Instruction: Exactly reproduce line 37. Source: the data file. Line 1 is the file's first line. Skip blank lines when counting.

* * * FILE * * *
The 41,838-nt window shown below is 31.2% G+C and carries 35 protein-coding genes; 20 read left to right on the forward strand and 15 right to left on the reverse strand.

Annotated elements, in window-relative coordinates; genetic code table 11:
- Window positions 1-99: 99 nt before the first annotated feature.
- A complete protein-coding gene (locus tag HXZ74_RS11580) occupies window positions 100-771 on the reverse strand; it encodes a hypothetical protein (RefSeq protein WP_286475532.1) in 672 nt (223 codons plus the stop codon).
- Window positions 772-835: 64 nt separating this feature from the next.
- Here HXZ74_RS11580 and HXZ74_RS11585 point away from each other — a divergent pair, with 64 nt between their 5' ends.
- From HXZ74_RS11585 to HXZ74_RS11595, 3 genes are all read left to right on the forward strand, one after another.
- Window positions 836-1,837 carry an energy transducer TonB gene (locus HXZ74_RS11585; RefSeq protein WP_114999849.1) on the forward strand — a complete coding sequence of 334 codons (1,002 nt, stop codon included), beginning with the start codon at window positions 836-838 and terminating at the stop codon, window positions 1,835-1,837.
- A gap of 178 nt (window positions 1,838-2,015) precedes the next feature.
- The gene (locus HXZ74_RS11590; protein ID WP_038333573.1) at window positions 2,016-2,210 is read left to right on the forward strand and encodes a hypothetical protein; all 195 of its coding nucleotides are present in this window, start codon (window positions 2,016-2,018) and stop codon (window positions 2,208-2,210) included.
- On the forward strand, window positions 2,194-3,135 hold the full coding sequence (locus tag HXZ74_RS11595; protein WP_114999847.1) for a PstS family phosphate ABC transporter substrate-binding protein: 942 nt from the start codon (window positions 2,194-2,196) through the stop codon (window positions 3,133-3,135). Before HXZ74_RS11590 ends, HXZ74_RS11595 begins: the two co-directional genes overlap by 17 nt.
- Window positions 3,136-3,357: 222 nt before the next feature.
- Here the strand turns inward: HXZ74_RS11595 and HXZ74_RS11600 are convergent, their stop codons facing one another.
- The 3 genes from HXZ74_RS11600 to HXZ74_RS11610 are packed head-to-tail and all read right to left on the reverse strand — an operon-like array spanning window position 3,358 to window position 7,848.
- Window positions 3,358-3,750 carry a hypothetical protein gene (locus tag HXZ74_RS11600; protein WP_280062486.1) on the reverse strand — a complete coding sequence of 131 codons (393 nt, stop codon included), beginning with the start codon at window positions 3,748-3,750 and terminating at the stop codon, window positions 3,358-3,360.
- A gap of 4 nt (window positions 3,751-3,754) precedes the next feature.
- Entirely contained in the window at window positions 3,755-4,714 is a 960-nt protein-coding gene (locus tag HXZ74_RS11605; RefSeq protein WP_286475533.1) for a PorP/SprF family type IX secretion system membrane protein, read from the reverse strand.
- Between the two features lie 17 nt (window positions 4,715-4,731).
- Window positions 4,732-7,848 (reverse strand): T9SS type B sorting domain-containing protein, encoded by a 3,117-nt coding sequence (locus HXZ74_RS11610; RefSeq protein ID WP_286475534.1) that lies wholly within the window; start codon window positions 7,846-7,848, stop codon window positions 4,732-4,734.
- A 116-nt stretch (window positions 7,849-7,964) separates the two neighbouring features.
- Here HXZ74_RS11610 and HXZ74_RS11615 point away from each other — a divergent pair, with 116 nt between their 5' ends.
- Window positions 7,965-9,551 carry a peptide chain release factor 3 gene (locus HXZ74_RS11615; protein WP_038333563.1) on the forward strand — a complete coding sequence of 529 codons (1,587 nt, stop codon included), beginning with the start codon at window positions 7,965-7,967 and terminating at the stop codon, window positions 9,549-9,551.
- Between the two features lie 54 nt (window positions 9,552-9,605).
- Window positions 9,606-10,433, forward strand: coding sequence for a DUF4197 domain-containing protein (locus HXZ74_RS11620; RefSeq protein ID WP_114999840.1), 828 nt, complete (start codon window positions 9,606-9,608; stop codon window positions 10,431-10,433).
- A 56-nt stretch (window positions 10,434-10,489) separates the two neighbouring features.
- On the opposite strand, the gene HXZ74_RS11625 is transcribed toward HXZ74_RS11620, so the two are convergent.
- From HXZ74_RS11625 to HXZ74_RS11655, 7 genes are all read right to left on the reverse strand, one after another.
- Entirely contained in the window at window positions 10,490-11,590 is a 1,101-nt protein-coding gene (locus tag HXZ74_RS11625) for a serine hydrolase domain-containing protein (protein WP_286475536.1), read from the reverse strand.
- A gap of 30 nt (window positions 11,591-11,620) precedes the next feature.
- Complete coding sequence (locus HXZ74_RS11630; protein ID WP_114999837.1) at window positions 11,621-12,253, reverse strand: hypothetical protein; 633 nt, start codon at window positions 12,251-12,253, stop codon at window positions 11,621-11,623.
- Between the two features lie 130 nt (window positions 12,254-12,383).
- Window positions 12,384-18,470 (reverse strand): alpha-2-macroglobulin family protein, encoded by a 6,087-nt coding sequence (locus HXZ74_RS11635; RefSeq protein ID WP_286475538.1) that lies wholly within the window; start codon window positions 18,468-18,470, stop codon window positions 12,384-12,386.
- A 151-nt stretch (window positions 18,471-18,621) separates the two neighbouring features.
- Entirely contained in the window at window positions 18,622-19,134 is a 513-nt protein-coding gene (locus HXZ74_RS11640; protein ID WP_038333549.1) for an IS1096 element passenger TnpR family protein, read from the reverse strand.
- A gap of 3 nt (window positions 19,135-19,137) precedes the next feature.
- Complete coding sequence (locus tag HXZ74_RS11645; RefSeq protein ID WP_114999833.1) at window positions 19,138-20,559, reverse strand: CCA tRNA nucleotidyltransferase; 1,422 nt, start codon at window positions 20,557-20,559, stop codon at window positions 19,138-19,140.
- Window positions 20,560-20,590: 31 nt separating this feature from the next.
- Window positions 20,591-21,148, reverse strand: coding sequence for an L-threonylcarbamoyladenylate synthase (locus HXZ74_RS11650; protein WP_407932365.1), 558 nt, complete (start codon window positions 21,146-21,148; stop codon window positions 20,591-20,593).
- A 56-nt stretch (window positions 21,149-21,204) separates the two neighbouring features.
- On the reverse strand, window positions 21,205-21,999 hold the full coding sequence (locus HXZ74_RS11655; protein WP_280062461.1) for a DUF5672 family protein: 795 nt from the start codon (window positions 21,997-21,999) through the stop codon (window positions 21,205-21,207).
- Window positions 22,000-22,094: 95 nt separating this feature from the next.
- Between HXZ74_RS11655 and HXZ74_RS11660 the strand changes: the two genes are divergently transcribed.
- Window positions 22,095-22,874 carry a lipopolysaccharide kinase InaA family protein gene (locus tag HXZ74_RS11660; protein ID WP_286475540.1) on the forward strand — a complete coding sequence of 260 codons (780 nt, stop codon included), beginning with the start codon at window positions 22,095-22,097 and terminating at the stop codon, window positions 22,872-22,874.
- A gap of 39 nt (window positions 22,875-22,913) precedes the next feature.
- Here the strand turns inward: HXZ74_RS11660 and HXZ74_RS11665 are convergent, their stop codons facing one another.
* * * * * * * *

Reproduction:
- Window positions 20,560-20,590: 31 nt separating this feature from the next.